The translator, John J. Burkhard, expresses Lafont’s contrast as between “tragedy” and “tragic misfortune,” but the latter is misleading. “Misfortune” happens to us, while drame is of our own making. (A French speaker whom I consulted sent me to a Web site in French on the drame of Lindsay Lohan’s life. In English, too, we would call it “drama,” and we would regard it as a result not of some misfortune but of Lohan’s own choices and actions.) So I am going to render drame as “drama.”
Lafont’s outline of theology is contained in two chapters, corresponding to the two “languages,” or thought-frameworks, of history on the one hand and of creation and being on the other. Contrary to Hegel, Lafont believes these cannot be integrated into a single system. As in the physics of light, we have to set particle-language and wave-language side by side without synthesis, so in general, “The human spirit cannot in any domain arrive at discourse that is both true and exclusively one.”
In keeping with modern thought, and with biblical thought as well, he begins with history, the meaning of which is revealed in the death and resurrection of Christ. Finite human freedom, Lafont says, cannot coexist with other freedom, either human or divine, without the “tragedy” of renouncing itself, dying to itself, in order to allow the other to be. The encounter of freedoms generates a conflict that is beneficial, in that it opens a space for love. But human history is equally the story of reason acting without love, and this causes the “drama” of sin. The cross of Christ reveals that the meaning of death is “the self-less invocation of God by humanity,” and the resurrection is “the pure invocation of humanity by God.” “Drama” is transformed into the tragedy of love.
History read in the light of Christ reveals that “God is love”: God can only be God in the complete giving of self. This giving is internal to God—the eternal self-giving that constitutes the “immanent Trinity” (the Trinity as it is in itself) —but revealed in the Incarnation of Christ and the gift of the Holy Spirit (the “Trinity of the economy of salvation”). Admonishing caution in the use of language about God, Lafont is leery of the tendency to transpose language about the self-emptying and suffering of Christ into talk about the suffering of God (Lafont mentions no living theologians by name, but Jürgen Moltmann comes to mind). In God, Lafont says, there is neither the tragedy of finitude nor the “drama” of sin.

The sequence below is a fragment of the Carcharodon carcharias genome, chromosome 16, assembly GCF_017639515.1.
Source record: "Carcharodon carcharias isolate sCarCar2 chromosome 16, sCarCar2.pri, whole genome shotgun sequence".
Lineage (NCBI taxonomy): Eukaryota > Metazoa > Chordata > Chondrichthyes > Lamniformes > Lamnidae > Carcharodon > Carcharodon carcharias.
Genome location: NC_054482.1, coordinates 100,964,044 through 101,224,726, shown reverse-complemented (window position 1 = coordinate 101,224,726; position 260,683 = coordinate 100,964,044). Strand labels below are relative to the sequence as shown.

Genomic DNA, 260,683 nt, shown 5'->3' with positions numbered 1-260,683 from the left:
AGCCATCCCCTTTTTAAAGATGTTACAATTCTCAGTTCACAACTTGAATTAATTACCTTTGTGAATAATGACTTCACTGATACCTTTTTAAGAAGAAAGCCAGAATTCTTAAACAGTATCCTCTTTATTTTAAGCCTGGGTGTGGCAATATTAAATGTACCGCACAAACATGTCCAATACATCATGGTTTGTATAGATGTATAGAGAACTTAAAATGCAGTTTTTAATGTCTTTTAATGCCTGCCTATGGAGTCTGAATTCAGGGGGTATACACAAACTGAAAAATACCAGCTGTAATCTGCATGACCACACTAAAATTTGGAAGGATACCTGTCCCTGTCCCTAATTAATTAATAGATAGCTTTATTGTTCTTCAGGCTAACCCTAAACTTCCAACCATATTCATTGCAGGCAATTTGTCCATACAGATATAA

Against the current of postmodern theology, Lafont holds that there is a place for theological speculation on God and creation—the more static approach that is characteristic of ancient and medieval thought—although it “must be inscribed at the center of reflection on time and covenant.” “God does not exist apart from or before the gift,” but even so we may say—as postmodern theologians are often unwilling to say—that God “is.” And what God imparts in creation is a “true though limited participation” in God’s self-gift. If it were not thought of in terms of creation, finitude would be something evil. Metaphysical theology, then, “far from obscuring the meaning of history, provide[s] the criteria for reflecting on it and living it.”
In the preceding paragraphs, I have surveyed Lafont’s trail as if from the air, overlooking the mountainside life that gives the hike much of its interest. I have passed over the trail spurs that lead into ecclesiology, liturgy, ethics and globalization. There is much in this short book that rewards reading and re-reading. My hope is that the publication of A Theological Journey will stimulate American theologians to engage with this challenging and too-little-known European thinker.